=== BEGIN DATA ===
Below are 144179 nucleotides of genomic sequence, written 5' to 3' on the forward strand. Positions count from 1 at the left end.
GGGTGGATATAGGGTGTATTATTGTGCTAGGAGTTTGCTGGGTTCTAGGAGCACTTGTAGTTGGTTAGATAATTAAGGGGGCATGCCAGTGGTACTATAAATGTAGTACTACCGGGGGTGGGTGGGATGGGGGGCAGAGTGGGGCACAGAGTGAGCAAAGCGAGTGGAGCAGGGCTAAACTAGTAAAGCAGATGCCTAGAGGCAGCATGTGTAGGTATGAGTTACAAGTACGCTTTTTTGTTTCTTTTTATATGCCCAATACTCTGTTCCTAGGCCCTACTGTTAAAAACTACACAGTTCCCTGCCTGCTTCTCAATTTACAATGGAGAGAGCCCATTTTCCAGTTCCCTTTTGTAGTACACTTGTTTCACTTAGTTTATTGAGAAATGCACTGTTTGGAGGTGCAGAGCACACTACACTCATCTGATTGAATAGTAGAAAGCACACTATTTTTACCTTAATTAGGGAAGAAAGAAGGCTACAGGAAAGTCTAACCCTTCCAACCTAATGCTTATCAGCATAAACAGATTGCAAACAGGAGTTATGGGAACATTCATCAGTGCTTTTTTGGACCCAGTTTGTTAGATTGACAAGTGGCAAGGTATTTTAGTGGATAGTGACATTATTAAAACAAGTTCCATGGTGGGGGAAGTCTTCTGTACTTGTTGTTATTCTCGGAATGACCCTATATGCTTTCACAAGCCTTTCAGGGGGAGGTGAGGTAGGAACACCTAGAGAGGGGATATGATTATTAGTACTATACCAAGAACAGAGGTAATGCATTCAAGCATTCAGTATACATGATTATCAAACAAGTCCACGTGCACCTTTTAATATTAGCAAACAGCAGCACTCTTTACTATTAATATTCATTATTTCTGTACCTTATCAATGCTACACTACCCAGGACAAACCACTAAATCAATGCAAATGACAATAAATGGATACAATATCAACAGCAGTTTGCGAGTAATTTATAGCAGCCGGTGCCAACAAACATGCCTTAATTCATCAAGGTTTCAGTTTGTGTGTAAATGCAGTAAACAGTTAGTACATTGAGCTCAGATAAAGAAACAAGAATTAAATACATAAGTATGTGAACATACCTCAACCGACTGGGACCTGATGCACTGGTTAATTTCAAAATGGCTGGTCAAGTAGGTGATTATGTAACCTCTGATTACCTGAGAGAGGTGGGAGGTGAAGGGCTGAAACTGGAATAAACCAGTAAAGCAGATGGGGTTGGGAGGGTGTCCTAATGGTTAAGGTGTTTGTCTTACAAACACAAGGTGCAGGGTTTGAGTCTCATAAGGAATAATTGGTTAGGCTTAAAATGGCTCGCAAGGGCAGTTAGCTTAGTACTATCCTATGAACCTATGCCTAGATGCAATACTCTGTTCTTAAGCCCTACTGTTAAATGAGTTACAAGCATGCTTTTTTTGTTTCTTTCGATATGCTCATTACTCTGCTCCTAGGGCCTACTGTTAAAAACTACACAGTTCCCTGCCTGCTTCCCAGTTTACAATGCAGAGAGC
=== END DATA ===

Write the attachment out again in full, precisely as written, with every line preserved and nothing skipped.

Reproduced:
Below are 144179 nucleotides of genomic sequence, written 5' to 3' on the forward strand. Positions count from 1 at the left end.
GGGTGGATATAGGGTGTATTATTGTGCTAGGAGTTTGCTGGGTTCTAGGAGCACTTGTAGTTGGTTAGATAATTAAGGGGGCATGCCAGTGGTACTATAAATGTAGTACTACCGGGGGTGGGTGGGATGGGGGGCAGAGTGGGGCACAGAGTGAGCAAAGCGAGTGGAGCAGGGCTAAACTAGTAAAGCAGATGCCTAGAGGCAGCATGTGTAGGTATGAGTTACAAGTACGCTTTTTTGTTTCTTTTTATATGCCCAATACTCTGTTCCTAGGCCCTACTGTTAAAAACTACACAGTTCCCTGCCTGCTTCTCAATTTACAATGGAGAGAGCCCATTTTCCAGTTCCCTTTTGTAGTACACTTGTTTCACTTAGTTTATTGAGAAATGCACTGTTTGGAGGTGCAGAGCACACTACACTCATCTGATTGAATAGTAGAAAGCACACTATTTTTACCTTAATTAGGGAAGAAAGAAGGCTACAGGAAAGTCTAACCCTTCCAACCTAATGCTTATCAGCATAAACAGATTGCAAACAGGAGTTATGGGAACATTCATCAGTGCTTTTTTGGACCCAGTTTGTTAGATTGACAAGTGGCAAGGTATTTTAGTGGATAGTGACATTATTAAAACAAGTTCCATGGTGGGGGAAGTCTTCTGTACTTGTTGTTATTCTCGGAATGACCCTATATGCTTTCACAAGCCTTTCAGGGGGAGGTGAGGTAGGAACACCTAGAGAGGGGATATGATTATTAGTACTATACCAAGAACAGAGGTAATGCATTCAAGCATTCAGTATACATGATTATCAAACAAGTCCACGTGCACCTTTTAATATTAGCAAACAGCAGCACTCTTTACTATTAATATTCATTATTTCTGTACCTTATCAATGCTACACTACCCAGGACAAACCACTAAATCAATGCAAATGACAATAAATGGATACAATATCAACAGCAGTTTGCGAGTAATTTATAGCAGCCGGTGCCAACAAACATGCCTTAATTCATCAAGGTTTCAGTTTGTGTGTAAATGCAGTAAACAGTTAGTACATTGAGCTCAGATAAAGAAACAAGAATTAAATACATAAGTATGTGAACATACCTCAACCGACTGGGACCTGATGCACTGGTTAATTTCAAAATGGCTGGTCAAGTAGGTGATTATGTAACCTCTGATTACCTGAGAGAGGTGGGAGGTGAAGGGCTGAAACTGGAATAAACCAGTAAAGCAGATGGGGTTGGGAGGGTGTCCTAATGGTTAAGGTGTTTGTCTTACAAACACAAGGTGCAGGGTTTGAGTCTCATAAGGAATAATTGGTTAGGCTTAAAATGGCTCGCAAGGGCAGTTAGCTTAGTACTATCCTATGAACCTATGCCTAGATGCAATACTCTGTTCTTAAGCCCTACTGTTAAATGAGTTACAAGCATGCTTTTTTTGTTTCTTTCGATATGCTCATTACTCTGCTCCTAGGGCCTACTGTTAAAAACTACACAGTTCCCTGCCTGCTTCCCAGTTTACAATGCAGAGAGC